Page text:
The Role of Animal Models in the Study of Epileptogenesis

  • Kate Chandler
  • Pi-Shan Chang
  • Matthew Walker


Epileptogenesis is the process that leads to the development of epilepsy: the propensity to have recurrent, spontaneous seizures. During epileptogenesis, brain excitability increases due to molecular, cellular and network alterations. These changes are thought to be initiated by one or more brain insults which may be naturally occurring events such as traumatic brain injury, but can also be modeled in animals, using insults such as chemically induced status epilepticus (SE: a prolonged seizure). The study of epileptogenesis is critical for (a) identifying patients who are at risk of developing epilepsy and (b) targeting drugs that can modify the epileptogenic process and could therefore prevent the development of the disease.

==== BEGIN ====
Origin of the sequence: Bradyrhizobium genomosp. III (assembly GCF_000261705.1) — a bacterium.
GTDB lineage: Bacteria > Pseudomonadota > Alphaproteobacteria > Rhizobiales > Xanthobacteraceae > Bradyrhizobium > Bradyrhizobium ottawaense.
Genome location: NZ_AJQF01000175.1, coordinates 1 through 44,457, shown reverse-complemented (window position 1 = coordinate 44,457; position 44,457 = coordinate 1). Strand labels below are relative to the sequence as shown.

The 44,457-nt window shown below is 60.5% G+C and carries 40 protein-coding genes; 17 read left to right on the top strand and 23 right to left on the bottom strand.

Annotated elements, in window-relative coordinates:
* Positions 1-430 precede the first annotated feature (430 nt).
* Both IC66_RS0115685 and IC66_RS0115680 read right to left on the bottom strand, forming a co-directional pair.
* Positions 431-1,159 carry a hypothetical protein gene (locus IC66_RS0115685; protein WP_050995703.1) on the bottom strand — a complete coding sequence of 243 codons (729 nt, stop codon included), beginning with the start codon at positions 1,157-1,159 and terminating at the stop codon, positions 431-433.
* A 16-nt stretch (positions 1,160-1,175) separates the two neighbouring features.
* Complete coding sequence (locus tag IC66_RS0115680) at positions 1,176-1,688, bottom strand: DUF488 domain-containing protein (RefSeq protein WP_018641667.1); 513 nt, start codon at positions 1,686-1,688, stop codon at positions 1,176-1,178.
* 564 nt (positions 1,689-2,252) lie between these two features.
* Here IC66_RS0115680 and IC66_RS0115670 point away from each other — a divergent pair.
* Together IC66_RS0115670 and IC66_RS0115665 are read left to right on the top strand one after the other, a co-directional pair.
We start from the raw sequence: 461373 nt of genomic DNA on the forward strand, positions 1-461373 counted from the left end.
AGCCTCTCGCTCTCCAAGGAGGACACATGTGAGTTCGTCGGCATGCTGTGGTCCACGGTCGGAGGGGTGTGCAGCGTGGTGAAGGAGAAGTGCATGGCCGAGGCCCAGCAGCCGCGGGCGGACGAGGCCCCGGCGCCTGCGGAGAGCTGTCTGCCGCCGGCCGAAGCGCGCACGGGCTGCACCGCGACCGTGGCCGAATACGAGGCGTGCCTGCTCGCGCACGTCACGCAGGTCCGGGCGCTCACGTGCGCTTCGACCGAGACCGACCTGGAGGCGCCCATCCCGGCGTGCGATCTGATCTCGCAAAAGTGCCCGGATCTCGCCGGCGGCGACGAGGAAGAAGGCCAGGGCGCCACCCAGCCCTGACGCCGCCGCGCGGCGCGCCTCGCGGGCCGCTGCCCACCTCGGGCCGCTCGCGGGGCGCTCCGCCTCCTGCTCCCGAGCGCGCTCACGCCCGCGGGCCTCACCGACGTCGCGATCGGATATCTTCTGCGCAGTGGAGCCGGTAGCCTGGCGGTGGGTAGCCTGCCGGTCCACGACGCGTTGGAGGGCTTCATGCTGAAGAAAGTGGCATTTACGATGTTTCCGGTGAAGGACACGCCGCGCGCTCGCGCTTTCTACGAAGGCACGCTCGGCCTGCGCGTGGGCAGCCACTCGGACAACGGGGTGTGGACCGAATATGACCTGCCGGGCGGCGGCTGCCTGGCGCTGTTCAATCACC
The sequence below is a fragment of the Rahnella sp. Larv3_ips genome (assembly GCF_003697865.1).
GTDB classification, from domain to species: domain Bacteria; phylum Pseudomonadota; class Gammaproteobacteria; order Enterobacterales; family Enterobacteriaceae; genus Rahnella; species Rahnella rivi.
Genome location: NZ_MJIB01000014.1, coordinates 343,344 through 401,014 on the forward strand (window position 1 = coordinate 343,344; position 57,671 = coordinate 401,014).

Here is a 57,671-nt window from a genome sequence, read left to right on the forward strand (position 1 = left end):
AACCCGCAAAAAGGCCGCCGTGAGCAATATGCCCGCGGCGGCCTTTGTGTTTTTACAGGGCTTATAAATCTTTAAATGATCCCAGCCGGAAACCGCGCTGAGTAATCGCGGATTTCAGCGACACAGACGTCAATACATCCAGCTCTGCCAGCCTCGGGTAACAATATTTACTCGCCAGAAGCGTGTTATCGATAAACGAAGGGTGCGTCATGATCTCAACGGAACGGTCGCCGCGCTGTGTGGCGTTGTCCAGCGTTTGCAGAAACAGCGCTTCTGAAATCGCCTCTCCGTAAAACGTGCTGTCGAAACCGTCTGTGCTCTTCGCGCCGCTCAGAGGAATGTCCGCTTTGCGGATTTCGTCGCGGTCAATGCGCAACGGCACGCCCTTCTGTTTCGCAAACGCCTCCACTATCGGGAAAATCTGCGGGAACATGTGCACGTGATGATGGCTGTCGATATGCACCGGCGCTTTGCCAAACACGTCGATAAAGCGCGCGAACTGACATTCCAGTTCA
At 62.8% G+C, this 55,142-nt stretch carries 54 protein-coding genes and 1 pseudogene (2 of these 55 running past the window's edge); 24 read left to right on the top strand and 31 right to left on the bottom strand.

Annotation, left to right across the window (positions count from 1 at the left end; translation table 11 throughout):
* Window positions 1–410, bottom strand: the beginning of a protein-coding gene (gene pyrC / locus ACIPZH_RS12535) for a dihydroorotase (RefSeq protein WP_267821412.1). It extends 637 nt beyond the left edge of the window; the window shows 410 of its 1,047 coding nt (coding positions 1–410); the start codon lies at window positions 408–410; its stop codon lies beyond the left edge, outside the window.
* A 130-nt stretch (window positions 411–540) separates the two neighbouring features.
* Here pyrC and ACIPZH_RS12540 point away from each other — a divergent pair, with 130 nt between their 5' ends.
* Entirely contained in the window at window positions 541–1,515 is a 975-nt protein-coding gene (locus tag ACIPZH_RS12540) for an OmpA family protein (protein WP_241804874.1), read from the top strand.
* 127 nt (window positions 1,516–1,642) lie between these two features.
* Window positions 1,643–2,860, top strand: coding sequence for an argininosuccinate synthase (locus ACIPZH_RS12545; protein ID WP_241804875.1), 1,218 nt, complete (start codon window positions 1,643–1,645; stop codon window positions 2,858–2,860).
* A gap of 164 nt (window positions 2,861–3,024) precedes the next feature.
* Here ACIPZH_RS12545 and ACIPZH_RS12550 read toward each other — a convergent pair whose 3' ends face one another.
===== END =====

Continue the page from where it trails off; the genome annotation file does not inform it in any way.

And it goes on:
Dentate Gyrus GABAA Receptor Temporal Lobe Epilepsy Mossy Fibre Febrile Seizure 
These keywords were added by machine and not by the authors. This process is experimental and the keywords may be updated as the learning algorithm improves.


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© Springer Science+Business Media, LLC 2009

Authors and Affiliations

  • Kate Chandler
    • 1
  • Pi-Shan Chang
    • 1
  • Matthew Walker
    • 1
  1. 1.Department of Veterinary Clinical SciencesRoyal Veterinary CollegeHatfieldUK

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